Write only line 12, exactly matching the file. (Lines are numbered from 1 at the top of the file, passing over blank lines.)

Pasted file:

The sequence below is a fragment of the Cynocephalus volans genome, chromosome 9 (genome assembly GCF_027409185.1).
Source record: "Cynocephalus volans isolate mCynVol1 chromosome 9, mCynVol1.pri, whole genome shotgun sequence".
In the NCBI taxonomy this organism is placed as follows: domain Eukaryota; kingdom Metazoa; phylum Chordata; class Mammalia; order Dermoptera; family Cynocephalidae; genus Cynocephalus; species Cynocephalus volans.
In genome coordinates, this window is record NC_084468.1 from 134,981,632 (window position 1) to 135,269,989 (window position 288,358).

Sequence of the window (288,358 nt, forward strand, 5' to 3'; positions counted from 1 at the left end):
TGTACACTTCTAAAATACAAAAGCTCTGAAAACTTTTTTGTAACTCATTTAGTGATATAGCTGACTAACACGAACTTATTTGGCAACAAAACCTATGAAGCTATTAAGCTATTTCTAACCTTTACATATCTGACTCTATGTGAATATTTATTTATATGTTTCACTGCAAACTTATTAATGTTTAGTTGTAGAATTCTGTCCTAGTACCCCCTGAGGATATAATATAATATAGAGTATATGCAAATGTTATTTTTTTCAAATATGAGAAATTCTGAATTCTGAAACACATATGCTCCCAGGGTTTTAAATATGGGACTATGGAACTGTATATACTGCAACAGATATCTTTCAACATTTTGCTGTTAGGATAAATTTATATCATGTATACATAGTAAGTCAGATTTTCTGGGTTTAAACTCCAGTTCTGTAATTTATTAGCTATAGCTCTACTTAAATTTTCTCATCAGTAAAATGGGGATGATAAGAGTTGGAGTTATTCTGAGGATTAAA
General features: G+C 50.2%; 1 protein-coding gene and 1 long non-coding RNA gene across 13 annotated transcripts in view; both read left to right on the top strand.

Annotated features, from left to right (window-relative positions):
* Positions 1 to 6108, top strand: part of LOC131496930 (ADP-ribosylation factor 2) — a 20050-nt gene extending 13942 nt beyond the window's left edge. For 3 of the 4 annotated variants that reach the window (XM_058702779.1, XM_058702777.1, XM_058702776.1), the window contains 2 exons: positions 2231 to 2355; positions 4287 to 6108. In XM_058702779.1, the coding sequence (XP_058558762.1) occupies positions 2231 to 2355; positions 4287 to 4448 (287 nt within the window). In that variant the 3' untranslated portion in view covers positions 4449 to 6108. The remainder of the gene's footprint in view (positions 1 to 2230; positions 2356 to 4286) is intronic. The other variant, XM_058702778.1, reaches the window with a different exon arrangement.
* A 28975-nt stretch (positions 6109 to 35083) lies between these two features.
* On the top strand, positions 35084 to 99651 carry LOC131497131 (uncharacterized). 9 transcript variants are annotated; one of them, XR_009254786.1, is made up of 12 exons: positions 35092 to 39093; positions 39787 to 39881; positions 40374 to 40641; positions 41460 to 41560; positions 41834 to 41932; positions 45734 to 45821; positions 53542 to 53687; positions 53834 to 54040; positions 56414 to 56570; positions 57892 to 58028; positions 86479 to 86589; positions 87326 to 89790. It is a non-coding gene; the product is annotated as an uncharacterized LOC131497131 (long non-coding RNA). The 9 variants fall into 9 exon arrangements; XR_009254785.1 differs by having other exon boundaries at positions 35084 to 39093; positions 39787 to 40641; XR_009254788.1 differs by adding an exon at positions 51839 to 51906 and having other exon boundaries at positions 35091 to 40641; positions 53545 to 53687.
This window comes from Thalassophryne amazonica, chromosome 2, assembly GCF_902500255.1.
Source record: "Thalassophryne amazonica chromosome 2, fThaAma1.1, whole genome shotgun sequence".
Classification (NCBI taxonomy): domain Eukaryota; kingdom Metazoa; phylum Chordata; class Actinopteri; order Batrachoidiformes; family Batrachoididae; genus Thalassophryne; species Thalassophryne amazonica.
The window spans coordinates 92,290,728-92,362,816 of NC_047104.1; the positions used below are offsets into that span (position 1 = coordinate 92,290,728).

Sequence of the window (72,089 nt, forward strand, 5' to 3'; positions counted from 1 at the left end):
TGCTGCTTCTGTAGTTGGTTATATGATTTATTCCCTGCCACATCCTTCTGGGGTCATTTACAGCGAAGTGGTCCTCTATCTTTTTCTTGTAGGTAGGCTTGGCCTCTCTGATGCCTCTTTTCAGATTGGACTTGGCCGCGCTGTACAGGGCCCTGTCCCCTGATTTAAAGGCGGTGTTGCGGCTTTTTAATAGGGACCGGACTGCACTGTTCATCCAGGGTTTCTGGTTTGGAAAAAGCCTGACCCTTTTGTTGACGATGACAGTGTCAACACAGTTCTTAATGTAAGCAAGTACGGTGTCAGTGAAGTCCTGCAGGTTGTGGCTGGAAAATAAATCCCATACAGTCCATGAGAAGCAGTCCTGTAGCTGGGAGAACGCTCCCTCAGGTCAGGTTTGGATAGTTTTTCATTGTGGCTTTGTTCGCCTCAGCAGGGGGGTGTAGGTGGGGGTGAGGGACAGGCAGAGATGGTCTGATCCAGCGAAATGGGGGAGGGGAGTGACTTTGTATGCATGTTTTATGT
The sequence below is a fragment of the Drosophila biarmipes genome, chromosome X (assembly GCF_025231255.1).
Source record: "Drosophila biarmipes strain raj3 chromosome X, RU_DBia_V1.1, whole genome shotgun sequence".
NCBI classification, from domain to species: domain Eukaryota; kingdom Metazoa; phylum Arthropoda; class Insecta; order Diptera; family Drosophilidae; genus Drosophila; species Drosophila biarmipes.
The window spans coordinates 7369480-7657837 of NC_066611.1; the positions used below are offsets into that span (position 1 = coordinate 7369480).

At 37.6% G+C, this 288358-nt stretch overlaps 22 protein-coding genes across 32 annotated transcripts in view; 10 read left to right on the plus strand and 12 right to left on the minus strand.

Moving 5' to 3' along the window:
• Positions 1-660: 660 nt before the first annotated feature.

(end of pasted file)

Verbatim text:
This window comes from Thalassophryne amazonica, chromosome 2, assembly GCF_902500255.1.